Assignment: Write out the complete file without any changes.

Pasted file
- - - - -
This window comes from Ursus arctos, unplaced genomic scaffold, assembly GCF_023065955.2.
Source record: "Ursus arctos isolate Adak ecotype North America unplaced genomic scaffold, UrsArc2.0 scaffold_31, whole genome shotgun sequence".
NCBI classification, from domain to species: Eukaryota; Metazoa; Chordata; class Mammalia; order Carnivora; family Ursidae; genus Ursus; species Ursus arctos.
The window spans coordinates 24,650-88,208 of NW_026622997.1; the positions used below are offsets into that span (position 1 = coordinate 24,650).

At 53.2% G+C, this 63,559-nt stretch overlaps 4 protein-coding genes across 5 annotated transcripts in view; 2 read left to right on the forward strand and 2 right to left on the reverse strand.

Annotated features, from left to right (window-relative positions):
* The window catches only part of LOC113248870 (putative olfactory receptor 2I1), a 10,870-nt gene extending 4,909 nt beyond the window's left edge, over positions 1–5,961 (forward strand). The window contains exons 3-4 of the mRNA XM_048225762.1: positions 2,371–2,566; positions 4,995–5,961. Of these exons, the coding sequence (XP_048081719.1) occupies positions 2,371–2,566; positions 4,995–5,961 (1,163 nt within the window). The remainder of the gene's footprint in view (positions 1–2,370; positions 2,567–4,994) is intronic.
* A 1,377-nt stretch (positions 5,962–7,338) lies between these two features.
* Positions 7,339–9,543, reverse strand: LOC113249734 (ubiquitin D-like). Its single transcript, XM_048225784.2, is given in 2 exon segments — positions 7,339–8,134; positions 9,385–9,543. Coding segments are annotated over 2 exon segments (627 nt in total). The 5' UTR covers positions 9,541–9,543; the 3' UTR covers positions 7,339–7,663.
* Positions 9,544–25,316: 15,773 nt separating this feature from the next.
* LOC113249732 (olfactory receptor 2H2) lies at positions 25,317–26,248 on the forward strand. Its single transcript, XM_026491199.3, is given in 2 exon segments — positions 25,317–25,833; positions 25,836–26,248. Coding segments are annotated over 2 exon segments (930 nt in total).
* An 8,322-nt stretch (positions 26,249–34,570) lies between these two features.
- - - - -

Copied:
This window comes from Ursus arctos, unplaced genomic scaffold, assembly GCF_023065955.2.
Source record: "Ursus arctos isolate Adak ecotype North America unplaced genomic scaffold, UrsArc2.0 scaffold_31, whole genome shotgun sequence".
NCBI classification, from domain to species: Eukaryota; Metazoa; Chordata; class Mammalia; order Carnivora; family Ursidae; genus Ursus; species Ursus arctos.
The window spans coordinates 24,650-88,208 of NW_026622997.1; the positions used below are offsets into that span (position 1 = coordinate 24,650).

At 53.2% G+C, this 63,559-nt stretch overlaps 4 protein-coding genes across 5 annotated transcripts in view; 2 read left to right on the forward strand and 2 right to left on the reverse strand.

Annotated features, from left to right (window-relative positions):
* The window catches only part of LOC113248870 (putative olfactory receptor 2I1), a 10,870-nt gene extending 4,909 nt beyond the window's left edge, over positions 1–5,961 (forward strand). The window contains exons 3-4 of the mRNA XM_048225762.1: positions 2,371–2,566; positions 4,995–5,961. Of these exons, the coding sequence (XP_048081719.1) occupies positions 2,371–2,566; positions 4,995–5,961 (1,163 nt within the window). The remainder of the gene's footprint in view (positions 1–2,370; positions 2,567–4,994) is intronic.
* A 1,377-nt stretch (positions 5,962–7,338) lies between these two features.
* Positions 7,339–9,543, reverse strand: LOC113249734 (ubiquitin D-like). Its single transcript, XM_048225784.2, is given in 2 exon segments — positions 7,339–8,134; positions 9,385–9,543. Coding segments are annotated over 2 exon segments (627 nt in total). The 5' UTR covers positions 9,541–9,543; the 3' UTR covers positions 7,339–7,663.
* Positions 9,544–25,316: 15,773 nt separating this feature from the next.
* LOC113249732 (olfactory receptor 2H2) lies at positions 25,317–26,248 on the forward strand. Its single transcript, XM_026491199.3, is given in 2 exon segments — positions 25,317–25,833; positions 25,836–26,248. Coding segments are annotated over 2 exon segments (930 nt in total).
* An 8,322-nt stretch (positions 26,249–34,570) lies between these two features.